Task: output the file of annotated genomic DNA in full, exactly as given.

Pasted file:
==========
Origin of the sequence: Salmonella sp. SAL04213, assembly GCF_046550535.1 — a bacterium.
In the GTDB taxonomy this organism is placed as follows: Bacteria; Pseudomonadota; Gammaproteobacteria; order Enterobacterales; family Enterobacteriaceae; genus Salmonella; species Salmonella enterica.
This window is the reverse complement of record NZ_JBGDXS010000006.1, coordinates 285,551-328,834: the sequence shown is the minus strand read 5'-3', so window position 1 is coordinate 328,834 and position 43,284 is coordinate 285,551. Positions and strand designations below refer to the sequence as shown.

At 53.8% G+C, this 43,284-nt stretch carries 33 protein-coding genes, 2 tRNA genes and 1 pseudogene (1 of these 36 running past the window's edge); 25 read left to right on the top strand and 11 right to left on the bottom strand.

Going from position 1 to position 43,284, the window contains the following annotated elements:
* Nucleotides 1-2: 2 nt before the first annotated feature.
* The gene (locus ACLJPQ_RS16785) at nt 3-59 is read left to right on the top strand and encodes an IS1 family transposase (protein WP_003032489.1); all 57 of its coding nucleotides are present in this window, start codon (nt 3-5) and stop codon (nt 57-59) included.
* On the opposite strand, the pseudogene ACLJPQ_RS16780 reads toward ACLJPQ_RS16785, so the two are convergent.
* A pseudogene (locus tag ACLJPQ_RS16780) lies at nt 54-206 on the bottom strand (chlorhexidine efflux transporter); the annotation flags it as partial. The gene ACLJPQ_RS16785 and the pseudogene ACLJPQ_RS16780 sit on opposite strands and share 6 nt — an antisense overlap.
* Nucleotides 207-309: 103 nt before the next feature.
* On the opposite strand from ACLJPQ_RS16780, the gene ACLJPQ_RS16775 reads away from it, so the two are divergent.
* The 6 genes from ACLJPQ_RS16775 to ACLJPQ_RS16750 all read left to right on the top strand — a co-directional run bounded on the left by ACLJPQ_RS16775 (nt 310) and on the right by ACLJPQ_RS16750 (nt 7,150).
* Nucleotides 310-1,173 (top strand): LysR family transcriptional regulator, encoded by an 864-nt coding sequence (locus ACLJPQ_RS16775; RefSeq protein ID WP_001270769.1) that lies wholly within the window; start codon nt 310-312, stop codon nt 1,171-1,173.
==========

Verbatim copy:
Origin of the sequence: Salmonella sp. SAL04213, assembly GCF_046550535.1 — a bacterium.
In the GTDB taxonomy this organism is placed as follows: Bacteria; Pseudomonadota; Gammaproteobacteria; order Enterobacterales; family Enterobacteriaceae; genus Salmonella; species Salmonella enterica.
This window is the reverse complement of record NZ_JBGDXS010000006.1, coordinates 285,551-328,834: the sequence shown is the minus strand read 5'-3', so window position 1 is coordinate 328,834 and position 43,284 is coordinate 285,551. Positions and strand designations below refer to the sequence as shown.

At 53.8% G+C, this 43,284-nt stretch carries 33 protein-coding genes, 2 tRNA genes and 1 pseudogene (1 of these 36 running past the window's edge); 25 read left to right on the top strand and 11 right to left on the bottom strand.

Going from position 1 to position 43,284, the window contains the following annotated elements:
* Nucleotides 1-2: 2 nt before the first annotated feature.
* The gene (locus ACLJPQ_RS16785) at nt 3-59 is read left to right on the top strand and encodes an IS1 family transposase (protein WP_003032489.1); all 57 of its coding nucleotides are present in this window, start codon (nt 3-5) and stop codon (nt 57-59) included.
* On the opposite strand, the pseudogene ACLJPQ_RS16780 reads toward ACLJPQ_RS16785, so the two are convergent.
* A pseudogene (locus tag ACLJPQ_RS16780) lies at nt 54-206 on the bottom strand (chlorhexidine efflux transporter); the annotation flags it as partial. The gene ACLJPQ_RS16785 and the pseudogene ACLJPQ_RS16780 sit on opposite strands and share 6 nt — an antisense overlap.
* Nucleotides 207-309: 103 nt before the next feature.
* On the opposite strand from ACLJPQ_RS16780, the gene ACLJPQ_RS16775 reads away from it, so the two are divergent.
* The 6 genes from ACLJPQ_RS16775 to ACLJPQ_RS16750 all read left to right on the top strand — a co-directional run bounded on the left by ACLJPQ_RS16775 (nt 310) and on the right by ACLJPQ_RS16750 (nt 7,150).
* Nucleotides 310-1,173 (top strand): LysR family transcriptional regulator, encoded by an 864-nt coding sequence (locus ACLJPQ_RS16775; RefSeq protein ID WP_001270769.1) that lies wholly within the window; start codon nt 310-312, stop codon nt 1,171-1,173.